Fairview Royals: Molly and Daryn By Raine Kennedy On April 26th, Molly Marcus and Daryn Copeland won prom royalty. The crowd at Sports Authority Field went wild. “It was awesome,” said senior Daryn Copeland. “Molly cried because she was so happy and I was just really happy.” In the chaos that ensued, Marcus and Copeland, both seniors, and both female, stepped up onto the stage to receive their matching tiaras. “I decided to call Molly before I knew the results... I asked her what she wanted if they won and told her I only had one tiara,” said Ms. Roetto, science teacher. “Because we are both girls and it is kind of a statement for us to be even nominated, I told her it would be better for us to both have tiaras,” Marcus said. Copeland and Marcus have been dating since sophomore year, and plan on staying together next year, as they both will be attending University of Colorado in the fall. Both have been prominent members of Fairview’s Gay Straight Alliance during their time in high school and have been in-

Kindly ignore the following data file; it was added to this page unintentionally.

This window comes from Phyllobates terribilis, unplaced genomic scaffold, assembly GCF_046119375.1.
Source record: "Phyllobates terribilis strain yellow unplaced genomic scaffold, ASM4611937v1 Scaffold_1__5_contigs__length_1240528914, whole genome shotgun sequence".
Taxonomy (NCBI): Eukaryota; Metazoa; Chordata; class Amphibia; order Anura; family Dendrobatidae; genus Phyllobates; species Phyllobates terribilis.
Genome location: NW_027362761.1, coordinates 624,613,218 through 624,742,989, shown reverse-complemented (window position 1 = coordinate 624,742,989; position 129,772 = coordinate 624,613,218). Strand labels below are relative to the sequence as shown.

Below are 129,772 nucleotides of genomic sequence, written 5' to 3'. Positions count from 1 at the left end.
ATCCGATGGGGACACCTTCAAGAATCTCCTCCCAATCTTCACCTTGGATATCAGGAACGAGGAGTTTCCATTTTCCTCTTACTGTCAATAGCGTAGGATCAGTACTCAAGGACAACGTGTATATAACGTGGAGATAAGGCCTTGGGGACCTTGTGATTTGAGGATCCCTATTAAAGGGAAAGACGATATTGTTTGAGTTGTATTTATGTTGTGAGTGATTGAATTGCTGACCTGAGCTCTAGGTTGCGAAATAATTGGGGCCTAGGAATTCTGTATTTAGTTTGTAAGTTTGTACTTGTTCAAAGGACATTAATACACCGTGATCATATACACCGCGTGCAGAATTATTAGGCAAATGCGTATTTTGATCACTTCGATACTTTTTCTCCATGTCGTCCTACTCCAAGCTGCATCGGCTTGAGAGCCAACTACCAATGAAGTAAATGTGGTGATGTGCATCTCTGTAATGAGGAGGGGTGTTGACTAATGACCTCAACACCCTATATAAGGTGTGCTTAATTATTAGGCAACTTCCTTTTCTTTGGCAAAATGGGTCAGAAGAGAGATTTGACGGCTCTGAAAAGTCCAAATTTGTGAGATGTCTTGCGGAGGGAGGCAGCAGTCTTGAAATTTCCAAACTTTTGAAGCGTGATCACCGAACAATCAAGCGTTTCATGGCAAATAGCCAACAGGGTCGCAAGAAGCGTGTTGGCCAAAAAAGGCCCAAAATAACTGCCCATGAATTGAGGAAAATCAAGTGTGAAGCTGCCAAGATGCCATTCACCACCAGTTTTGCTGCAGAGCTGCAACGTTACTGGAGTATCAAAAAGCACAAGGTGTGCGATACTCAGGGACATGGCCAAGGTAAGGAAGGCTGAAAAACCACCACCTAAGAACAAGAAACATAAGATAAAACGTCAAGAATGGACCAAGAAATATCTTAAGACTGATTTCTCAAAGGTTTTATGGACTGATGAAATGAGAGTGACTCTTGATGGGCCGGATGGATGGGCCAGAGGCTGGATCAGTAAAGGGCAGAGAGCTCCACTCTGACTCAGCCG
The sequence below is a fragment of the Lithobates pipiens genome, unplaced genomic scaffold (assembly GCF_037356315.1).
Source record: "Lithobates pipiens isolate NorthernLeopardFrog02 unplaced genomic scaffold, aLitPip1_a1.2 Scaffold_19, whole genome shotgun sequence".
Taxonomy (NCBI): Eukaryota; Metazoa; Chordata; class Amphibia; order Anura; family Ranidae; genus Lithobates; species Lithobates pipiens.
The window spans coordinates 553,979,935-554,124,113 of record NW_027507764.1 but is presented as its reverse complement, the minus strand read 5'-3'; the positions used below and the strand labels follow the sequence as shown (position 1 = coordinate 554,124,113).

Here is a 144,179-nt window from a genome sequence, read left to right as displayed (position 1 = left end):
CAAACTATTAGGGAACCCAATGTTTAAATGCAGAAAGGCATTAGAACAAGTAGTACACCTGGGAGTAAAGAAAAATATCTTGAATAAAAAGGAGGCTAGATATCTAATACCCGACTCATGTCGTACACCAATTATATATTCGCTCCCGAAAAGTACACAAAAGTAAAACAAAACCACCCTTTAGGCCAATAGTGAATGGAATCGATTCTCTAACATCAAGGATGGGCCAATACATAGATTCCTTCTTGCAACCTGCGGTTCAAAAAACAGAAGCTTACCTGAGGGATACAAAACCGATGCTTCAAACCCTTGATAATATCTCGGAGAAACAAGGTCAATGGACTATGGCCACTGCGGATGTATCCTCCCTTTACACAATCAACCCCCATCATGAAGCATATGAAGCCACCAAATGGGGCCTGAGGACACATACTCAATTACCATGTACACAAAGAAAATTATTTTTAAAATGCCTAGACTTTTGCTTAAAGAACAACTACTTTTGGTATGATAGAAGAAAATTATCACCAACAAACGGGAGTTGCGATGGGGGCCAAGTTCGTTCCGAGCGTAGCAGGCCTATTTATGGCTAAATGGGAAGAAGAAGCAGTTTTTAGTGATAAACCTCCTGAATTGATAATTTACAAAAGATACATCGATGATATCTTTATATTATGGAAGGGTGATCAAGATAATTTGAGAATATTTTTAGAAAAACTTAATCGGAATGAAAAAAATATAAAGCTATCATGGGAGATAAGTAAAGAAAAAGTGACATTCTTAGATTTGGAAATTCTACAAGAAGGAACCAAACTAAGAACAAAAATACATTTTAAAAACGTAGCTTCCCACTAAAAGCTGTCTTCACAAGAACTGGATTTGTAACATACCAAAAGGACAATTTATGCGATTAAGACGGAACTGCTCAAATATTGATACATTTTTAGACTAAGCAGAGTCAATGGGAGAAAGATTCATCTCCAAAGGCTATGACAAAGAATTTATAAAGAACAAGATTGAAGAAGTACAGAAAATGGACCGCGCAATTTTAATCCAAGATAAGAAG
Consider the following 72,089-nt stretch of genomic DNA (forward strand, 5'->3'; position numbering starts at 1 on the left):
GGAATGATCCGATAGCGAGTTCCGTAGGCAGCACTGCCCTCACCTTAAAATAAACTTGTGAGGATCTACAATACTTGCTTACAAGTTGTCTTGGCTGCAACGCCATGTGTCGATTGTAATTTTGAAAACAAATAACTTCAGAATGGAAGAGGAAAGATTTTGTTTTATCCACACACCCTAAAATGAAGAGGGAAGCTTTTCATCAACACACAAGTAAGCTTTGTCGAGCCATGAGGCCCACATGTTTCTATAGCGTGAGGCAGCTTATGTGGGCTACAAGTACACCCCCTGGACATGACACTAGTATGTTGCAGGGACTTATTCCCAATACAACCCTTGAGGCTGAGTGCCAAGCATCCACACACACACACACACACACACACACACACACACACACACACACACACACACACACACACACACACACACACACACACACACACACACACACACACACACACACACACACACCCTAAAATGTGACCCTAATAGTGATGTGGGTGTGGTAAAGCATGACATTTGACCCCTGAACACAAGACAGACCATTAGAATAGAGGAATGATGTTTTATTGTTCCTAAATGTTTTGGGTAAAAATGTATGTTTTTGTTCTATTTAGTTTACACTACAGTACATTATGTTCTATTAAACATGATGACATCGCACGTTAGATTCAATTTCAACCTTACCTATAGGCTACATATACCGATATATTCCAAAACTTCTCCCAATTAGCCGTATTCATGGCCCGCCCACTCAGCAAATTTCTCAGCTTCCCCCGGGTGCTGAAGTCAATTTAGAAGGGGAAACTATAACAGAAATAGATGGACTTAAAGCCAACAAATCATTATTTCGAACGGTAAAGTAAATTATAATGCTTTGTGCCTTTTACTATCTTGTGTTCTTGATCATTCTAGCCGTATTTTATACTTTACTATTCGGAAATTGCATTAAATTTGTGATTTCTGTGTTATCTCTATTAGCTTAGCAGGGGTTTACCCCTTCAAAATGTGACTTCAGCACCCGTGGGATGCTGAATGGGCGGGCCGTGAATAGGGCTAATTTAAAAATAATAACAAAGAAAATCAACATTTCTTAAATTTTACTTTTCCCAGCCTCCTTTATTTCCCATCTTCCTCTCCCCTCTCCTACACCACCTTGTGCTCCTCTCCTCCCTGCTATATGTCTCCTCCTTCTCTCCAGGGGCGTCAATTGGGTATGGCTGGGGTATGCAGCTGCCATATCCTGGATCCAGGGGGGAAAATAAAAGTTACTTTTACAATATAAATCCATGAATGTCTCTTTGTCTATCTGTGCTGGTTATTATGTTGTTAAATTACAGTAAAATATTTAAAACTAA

19 tegral in Fairview events such as, “We Are Fairview Day” and “Day of Silence.” “Fairview is a place where kids can be who they really are. They don’t have to hide; they don’t have to pretend to be something else. I think it speaks volumes of the character and the quality of the kids who go here,” said Principal Don Stensrud. This sets a precedent not only for Fairview, but for the district. This is the first time in BVSD history that a same-sex couple has won prom royalty titles, and certainly represents a big step in the gay civil rights struggle in our community. “The fact that we won really puts a face to people that were there and are going to Fairview, [and lets LGBTQ students know] to just be more confident and know that there’s support amongst the student body,” said Copeland. Yet, while this is clearly a mark of an acceptance and openness in our community new to the 21st century, it is important not to forget the cruelty and bigotry that still exists. “I think Fairview’s already really great but I also think that o n e of the issues that I noticed when I first came to Fairview was that it was really accepting, there wasn’t bullying or harassment, but there was an overall